Exercise may not be quote the weight-loss tool we once thought, but if you want to avoid gaining-and, yes , make losing easier-activity is crucial.
One of the toughest aspect of growing older is the undeniable fact that your metabolisam slows down. Suddenly, the burgers and fries you could eat in your teens and 20s without noticeable damage start inflating a tire around your middle. Late-night snacks show up on the scale. Research underscores this fact: Metabolic rate declines about 2 percent every decade, beginning in your 30s. That means fewwer calories burned for energy and more converted to fat on your body. So let exercise save you-here are the ways activity can keep your metabolism humming.
Sleep is crucial to keeping your metabolism ticking along !
MORE MUSCLE – Nothing burns calories like muscle and exercise-especially strenght training-excels at building it. In a study from Ohio University, researchers put out-of-shape 60 to 75 years old men on a regular lifting routine, two times a week for four months. The men shed body fat and added muscle, and by the end, their metabolisms matched those of much younger people. A review of strength-training research in the journal Advances in Preventive Medicine suggests that adding muscle is by far the best way to combat the metabolism deficits of old age.
MAINTENANCE IS EASIER – While exercise alone may not be wuite the weight-loss tool researchers once thought, a study from Fred Hutchinson Cancer Research Center in Seattle suggests that it’s key to keeping your metabolism fired up. Anne McTiernan, M>D>, and colleagues split 439 overweight and obese women between the ages of 50 and 75 into one of four groups: Some exercised for 45 minutes a day; five days a week; another group dieted by limiting their total daily calories to between 1,200 and 2,000, depending on their starting weight and how much they were tring to lose; a third group followed both programs; the fourth continued as usual no diet or exercise.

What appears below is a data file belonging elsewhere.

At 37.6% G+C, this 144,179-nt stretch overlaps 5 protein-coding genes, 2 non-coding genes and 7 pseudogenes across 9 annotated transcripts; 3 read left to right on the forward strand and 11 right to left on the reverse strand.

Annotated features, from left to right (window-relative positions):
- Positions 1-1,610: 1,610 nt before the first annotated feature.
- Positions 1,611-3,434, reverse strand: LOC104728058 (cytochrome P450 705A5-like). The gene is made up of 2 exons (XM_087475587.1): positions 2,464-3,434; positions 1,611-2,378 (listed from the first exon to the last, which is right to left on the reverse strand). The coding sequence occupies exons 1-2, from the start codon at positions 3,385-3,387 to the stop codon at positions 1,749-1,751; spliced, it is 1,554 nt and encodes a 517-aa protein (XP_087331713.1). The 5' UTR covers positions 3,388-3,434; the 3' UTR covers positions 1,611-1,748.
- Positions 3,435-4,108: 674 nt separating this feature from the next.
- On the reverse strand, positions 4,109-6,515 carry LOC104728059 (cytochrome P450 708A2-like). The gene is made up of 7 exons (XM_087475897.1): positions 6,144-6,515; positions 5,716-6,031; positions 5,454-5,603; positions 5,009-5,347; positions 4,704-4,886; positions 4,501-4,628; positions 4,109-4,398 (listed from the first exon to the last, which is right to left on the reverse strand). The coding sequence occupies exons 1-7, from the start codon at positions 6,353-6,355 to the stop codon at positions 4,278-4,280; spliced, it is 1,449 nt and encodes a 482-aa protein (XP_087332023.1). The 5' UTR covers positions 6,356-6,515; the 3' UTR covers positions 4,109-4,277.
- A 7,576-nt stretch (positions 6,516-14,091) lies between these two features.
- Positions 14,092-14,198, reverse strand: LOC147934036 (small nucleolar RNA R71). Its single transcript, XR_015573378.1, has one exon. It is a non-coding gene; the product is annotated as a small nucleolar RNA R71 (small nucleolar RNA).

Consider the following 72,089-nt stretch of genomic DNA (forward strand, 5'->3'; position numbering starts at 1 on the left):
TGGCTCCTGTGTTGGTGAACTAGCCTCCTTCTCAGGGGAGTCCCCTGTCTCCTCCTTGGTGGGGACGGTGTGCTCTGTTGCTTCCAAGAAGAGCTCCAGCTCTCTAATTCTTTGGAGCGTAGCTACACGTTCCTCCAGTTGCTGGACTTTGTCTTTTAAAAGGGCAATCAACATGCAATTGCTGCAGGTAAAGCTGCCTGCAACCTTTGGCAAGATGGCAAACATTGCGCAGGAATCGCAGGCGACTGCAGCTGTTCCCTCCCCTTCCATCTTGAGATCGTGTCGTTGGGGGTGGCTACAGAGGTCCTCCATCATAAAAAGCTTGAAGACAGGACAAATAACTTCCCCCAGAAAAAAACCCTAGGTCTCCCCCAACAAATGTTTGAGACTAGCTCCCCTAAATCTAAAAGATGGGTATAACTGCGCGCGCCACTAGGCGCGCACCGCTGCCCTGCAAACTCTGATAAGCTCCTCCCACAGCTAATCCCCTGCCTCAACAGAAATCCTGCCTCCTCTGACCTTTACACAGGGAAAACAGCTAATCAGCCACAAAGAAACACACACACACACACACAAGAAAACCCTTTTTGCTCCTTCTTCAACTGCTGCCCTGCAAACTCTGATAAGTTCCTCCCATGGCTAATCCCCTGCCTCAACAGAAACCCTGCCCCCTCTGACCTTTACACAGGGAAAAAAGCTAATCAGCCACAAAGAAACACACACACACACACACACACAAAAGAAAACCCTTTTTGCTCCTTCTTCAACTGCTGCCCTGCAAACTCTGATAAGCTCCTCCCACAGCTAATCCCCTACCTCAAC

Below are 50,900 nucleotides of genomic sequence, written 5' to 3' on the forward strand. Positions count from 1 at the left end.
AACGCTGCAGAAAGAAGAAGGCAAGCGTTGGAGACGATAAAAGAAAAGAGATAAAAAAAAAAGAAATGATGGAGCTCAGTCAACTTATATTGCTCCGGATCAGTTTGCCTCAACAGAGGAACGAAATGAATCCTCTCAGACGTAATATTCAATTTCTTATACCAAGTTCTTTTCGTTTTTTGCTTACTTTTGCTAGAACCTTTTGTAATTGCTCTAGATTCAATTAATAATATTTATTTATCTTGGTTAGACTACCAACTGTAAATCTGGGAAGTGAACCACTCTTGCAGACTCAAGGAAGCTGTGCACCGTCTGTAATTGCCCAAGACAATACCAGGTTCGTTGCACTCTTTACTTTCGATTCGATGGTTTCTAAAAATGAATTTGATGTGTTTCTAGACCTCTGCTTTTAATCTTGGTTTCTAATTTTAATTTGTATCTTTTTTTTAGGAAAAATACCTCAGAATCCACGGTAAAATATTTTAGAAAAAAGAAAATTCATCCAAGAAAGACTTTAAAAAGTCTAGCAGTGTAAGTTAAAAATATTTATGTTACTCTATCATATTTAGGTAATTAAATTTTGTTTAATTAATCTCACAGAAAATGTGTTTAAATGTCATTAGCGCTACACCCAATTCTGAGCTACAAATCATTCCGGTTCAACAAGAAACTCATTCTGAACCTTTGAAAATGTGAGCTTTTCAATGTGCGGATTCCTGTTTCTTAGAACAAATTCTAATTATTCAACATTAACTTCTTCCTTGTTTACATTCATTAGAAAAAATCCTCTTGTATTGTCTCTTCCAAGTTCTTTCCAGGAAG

BURN CALORIES ALL DAY LONG – You’d think that exercise would leave tou tired and less active, but the opposite is true.In aan analysis of 70 studies, researchers at the University of Georgia found that regular workouts reliably boost energy- even more so than prescription stimulants ( such as those used for people with attention-deficit disorder or narcolepsy.) More energy means you’re moving more, and that keeps your metabolism active as well.
SOUNDER SLEEP – Despite all that extra energy from your workout habit, your body will demand rest and sleep is crucial to keeping your metabolism ticking along. First, one of the most effective sleep aids around is regular exercise: According to the National Sleep foundation, as little as 10 minutes of aerobic exercise daily will dramatically improve the quality of your sleep. In one study, insomniacs that began working out regularly were sleeping much sounder and longer after just four months. A good night’s rest is crucial-researchers from the University of Chicago have found that poor sleep equals a weaker metabolism, especially when it comes to metabolizing carbohydrates. And if you’re not burning those carbs, the body converts them to fat and packs them away for storage in places like the thighs and hips.
Balance health foods and exercise to rev up your metabolism.